There have been multiple reports that Russia has moved new plainclothes personnel into Transnistra in recent days, flown into the Moldovan capital of Chisinau directly from Moscow and then bussed over the Moldova-Transnistria boundary line. On Wednesday, some leaders in Transnistria called on Russia to formally recognize them and incorporate them into the Russian Federation.
The Russian government has publicly warning for weeks that it considered Transnistria a crucial part of its ongoing effort in Ukraine, because the lifelines to the Russian-speaking residents there—as well as the military supply routes—run through Ukrainian territory. Ongoing tensions between Moscow and Kiev could threaten those supply lines, leaving Russians there stranded.
Putin told President Obama in a March 29 phone call that Transnistria is “essentially experiencing a blockade, which significantly complicates the living conditions for the region’s residents, impeding their movement and normal trade and economic activities,” according to the Kremlin’s read out of the conversation.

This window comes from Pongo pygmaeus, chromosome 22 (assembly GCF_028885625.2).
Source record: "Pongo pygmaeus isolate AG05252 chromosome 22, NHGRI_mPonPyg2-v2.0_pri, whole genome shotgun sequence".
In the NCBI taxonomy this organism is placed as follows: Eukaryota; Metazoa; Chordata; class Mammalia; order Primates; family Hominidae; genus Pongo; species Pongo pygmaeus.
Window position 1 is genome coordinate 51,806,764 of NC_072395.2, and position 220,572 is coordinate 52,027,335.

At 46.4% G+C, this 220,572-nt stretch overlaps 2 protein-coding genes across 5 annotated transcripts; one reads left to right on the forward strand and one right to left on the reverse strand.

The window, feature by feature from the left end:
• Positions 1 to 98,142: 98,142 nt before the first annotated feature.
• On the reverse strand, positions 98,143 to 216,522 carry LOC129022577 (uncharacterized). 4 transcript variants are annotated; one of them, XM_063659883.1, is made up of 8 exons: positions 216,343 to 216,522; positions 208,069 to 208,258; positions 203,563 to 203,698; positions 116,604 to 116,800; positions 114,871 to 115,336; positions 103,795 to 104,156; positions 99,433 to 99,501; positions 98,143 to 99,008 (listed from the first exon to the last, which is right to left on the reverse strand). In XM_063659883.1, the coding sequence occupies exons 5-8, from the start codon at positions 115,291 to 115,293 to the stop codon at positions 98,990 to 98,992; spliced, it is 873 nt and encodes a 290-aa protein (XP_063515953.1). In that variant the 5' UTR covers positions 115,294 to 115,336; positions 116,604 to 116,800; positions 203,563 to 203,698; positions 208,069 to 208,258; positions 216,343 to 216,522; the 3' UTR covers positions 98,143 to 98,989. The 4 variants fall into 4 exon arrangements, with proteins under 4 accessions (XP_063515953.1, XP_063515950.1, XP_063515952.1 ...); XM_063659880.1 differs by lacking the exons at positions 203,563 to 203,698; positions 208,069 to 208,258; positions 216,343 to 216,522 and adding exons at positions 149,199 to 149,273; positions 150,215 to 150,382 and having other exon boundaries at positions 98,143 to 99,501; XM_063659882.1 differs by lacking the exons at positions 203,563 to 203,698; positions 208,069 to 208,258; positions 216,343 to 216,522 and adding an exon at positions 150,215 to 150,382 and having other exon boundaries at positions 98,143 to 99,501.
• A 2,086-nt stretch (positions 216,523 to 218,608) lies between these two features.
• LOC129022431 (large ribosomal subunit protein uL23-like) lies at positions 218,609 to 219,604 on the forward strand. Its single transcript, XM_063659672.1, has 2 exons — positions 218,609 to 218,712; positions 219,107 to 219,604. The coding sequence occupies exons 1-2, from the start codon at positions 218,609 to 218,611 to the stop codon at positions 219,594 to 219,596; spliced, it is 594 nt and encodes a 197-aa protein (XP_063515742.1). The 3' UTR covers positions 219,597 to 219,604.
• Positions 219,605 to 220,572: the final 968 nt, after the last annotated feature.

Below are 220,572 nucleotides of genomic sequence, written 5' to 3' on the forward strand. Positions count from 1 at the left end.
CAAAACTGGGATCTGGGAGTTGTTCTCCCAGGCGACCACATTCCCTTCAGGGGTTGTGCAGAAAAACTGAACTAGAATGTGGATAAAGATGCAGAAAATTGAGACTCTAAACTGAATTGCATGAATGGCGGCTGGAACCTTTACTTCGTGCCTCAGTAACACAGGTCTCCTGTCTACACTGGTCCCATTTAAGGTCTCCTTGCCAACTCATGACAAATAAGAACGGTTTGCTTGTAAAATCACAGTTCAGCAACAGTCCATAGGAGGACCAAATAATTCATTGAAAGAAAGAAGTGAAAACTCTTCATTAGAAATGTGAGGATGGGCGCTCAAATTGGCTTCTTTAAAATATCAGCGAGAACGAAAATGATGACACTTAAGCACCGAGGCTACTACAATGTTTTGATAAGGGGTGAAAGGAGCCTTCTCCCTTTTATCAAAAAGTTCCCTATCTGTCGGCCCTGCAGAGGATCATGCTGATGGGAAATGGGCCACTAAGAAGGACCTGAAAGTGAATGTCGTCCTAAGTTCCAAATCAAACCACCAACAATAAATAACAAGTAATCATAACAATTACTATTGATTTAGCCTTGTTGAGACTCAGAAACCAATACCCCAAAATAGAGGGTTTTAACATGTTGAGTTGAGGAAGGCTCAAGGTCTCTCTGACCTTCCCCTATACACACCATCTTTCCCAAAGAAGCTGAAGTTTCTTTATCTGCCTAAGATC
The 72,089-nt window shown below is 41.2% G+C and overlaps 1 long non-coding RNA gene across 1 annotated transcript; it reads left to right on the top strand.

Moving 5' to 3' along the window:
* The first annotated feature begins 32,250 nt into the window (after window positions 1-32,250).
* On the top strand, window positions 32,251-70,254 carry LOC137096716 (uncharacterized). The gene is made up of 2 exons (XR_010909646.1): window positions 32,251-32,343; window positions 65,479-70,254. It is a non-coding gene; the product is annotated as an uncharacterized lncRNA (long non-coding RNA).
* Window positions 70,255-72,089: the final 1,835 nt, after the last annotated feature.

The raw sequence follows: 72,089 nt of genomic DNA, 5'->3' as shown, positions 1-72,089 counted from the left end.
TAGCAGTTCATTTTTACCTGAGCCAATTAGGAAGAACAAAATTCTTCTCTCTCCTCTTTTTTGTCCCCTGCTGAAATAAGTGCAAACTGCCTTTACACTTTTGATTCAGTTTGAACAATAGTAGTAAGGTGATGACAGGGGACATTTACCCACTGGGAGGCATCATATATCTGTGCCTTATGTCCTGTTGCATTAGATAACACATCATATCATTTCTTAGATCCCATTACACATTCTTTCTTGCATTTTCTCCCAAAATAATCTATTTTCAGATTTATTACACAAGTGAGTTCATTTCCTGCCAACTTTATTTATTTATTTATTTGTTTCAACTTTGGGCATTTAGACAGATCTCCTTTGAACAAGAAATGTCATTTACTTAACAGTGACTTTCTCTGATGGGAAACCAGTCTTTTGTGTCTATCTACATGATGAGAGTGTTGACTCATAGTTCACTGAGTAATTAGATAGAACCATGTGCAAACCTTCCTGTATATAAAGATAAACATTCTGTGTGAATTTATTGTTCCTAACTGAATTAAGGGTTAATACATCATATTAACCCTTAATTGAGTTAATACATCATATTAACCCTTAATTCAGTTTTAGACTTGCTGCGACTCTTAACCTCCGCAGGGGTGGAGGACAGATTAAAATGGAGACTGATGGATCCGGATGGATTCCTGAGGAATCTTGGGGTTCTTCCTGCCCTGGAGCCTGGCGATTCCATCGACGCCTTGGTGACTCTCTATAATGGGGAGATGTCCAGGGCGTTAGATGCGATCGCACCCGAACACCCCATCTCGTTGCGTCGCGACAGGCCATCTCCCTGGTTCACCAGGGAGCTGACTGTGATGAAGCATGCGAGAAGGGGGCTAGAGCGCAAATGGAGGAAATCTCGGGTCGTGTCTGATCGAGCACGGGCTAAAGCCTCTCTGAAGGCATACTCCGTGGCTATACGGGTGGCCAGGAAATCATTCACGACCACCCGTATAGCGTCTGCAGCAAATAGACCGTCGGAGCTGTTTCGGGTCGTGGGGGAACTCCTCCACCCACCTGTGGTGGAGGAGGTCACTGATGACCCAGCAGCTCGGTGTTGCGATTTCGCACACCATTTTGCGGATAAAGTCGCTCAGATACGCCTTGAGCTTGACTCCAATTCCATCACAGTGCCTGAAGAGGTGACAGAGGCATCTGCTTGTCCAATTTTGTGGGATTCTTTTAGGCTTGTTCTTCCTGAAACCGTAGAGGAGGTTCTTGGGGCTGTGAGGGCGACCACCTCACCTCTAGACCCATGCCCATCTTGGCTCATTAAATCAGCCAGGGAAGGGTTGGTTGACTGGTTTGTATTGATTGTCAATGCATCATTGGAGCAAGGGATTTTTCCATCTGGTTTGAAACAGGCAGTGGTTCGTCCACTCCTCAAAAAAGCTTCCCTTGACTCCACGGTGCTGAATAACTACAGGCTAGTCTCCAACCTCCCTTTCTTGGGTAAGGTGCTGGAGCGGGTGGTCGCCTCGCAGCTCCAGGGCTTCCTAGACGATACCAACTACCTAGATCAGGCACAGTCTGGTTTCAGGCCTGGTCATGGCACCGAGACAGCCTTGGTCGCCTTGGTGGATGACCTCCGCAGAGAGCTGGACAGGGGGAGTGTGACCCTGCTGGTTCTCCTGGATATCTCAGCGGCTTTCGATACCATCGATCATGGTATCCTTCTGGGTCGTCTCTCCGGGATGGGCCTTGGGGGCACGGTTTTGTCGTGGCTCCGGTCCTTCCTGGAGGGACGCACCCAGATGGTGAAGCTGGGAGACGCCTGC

Speaking on Thursday morning, the Russian president issued a reminder that he had been granted the approval of Russia’s upper chamber of parliament to intervene militarily if there was no peaceful resolution to the unrest in southern Ukraine. “Kharkiv, Lugansk, Donetsk, Odessa were not part of Ukraine in Czarist times, they were transferred in 1920. Why? God knows. Then for various reasons these areas were gone, and the people stayed there — we need to encourage them to find a solution,” Putin said. “We must do everything to help these people to protect their rights and independently determine their own destiny.”
Assistant Secretary of State Victoria Nuland has publicly denied that any blockade is ongoing in Transnistria, saying that the United States had done an investigation and sent observers to the border, reporting back that trade and commerce were functioning smoothly.
Both the Russian and Moldovan governments have said they want to resolve disputes over Transnistria through a multilateral process already in place. But increased agitation in Transnistria is leading many observers to worry that Russia is increasing its activity to destabilize nearby Odessa as well.
“We can’t underestimate the strategic value of Odessa now that Crimea has been temporarily lost and we can’t underestimate the Russian interest in interfering there ahead of the May 25th presidential election or to use the same tactics we saw used in Donetsk and in the Transnistria region,” said Michael Druckman, head of the Kiev office of the International Republican Institute, an American non-governmental organization.